by Peter W. Graham and Fritz H. Oehlschlaeger, 212 pp, $24.95, ISBN 0-8018-4357-X, Baltimore, Md, The Johns Hopkins University Press, 1992.
This article is only available in the PDF format. Download the PDF to view the article, as well as its associated figures and tables.
Victorian England was captivated by the curious. Great collections of plants, fossils, and animals were amassed privately and for museums. Less savory was a fascination with physical oddities. Individuals and items from the far-flung empire were brought to the major cities for study, and, sadly, even ridicule.
Joseph Merrick was one of the "oddities" who populated the freak shows of that day. Ascending to the English throne in 1837, Queen Victoria ushered in an era of development and unparalleled prosperity. Yet, it was an era not particularly known for charity. In their book Articulating the Elephant Man, Peter Graham and Fritz Oehlschlaeger, both professors of English at Virginia Polytechnic Institute and State University, aim as one of their main purposes to "examine, in a chronological and critical way, how the phenomenon labeled 'the Elephant Man' has been constructed and reconstructed—how Joseph Merrick has been transformed from a suffering individual to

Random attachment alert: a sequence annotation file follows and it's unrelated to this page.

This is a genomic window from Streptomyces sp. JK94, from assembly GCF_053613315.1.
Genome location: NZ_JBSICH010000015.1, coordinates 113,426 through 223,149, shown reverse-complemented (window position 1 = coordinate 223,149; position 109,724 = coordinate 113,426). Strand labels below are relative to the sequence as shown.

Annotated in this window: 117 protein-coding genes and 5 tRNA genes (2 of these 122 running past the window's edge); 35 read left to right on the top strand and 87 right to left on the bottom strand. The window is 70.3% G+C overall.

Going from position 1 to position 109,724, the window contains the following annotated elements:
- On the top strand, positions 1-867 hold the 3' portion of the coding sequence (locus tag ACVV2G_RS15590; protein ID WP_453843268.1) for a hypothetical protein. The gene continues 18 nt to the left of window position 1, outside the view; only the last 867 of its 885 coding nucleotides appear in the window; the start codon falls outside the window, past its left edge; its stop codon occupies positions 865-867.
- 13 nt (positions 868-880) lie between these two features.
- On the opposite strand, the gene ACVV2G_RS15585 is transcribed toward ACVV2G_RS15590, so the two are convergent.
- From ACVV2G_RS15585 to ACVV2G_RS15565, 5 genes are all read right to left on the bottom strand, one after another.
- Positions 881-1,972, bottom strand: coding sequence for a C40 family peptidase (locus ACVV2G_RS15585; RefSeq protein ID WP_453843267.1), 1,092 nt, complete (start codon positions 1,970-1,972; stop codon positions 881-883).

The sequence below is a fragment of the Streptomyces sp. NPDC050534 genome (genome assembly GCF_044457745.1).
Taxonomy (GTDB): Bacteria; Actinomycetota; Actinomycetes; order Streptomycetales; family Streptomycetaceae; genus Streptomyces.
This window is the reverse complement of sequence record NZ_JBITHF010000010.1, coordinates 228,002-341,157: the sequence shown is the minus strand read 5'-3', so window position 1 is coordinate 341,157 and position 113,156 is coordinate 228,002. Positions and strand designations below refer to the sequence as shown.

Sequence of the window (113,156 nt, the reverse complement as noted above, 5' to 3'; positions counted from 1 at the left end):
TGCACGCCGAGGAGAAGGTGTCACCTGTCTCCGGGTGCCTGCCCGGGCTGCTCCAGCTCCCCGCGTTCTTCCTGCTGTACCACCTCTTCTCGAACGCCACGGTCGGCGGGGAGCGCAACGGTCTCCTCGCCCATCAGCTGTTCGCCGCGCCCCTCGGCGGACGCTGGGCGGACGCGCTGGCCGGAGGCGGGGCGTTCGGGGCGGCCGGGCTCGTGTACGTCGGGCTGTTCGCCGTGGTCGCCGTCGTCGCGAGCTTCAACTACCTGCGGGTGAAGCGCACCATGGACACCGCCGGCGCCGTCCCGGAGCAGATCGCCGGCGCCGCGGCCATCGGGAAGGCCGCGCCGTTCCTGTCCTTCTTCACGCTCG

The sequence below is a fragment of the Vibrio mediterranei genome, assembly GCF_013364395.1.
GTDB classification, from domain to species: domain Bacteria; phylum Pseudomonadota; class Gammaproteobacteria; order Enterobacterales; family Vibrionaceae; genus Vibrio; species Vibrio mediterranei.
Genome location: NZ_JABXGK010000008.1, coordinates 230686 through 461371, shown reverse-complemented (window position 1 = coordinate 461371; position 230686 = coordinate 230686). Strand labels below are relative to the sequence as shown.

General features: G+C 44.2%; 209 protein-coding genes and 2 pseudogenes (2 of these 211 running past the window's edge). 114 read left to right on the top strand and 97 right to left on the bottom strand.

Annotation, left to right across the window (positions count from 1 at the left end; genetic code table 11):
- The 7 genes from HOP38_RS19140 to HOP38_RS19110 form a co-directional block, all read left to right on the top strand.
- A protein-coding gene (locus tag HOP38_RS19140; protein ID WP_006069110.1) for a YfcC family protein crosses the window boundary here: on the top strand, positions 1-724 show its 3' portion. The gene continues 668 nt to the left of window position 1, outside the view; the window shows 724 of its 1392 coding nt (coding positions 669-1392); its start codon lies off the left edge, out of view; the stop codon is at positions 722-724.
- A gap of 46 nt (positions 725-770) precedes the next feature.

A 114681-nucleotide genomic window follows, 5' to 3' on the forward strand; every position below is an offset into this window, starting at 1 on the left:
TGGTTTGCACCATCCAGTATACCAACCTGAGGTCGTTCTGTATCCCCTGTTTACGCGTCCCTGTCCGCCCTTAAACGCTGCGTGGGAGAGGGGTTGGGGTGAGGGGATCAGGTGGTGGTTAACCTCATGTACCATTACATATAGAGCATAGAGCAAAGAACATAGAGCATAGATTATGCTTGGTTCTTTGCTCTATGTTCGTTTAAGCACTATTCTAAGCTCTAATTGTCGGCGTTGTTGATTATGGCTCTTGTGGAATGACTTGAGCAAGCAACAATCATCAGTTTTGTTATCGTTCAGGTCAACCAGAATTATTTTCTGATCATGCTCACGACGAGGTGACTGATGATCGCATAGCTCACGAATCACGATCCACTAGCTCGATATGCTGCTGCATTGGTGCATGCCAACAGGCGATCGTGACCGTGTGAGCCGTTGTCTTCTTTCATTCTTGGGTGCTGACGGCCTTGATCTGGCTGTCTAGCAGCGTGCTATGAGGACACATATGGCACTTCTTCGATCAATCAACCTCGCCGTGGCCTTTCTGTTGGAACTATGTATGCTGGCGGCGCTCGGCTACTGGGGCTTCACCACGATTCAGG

Einspruch BE. Articulating the Elephant Man: Joseph Merrick and His Interpretors. JAMA. 1993;269(10):1314-1315. doi:10.1001/jama.1993.03500100114045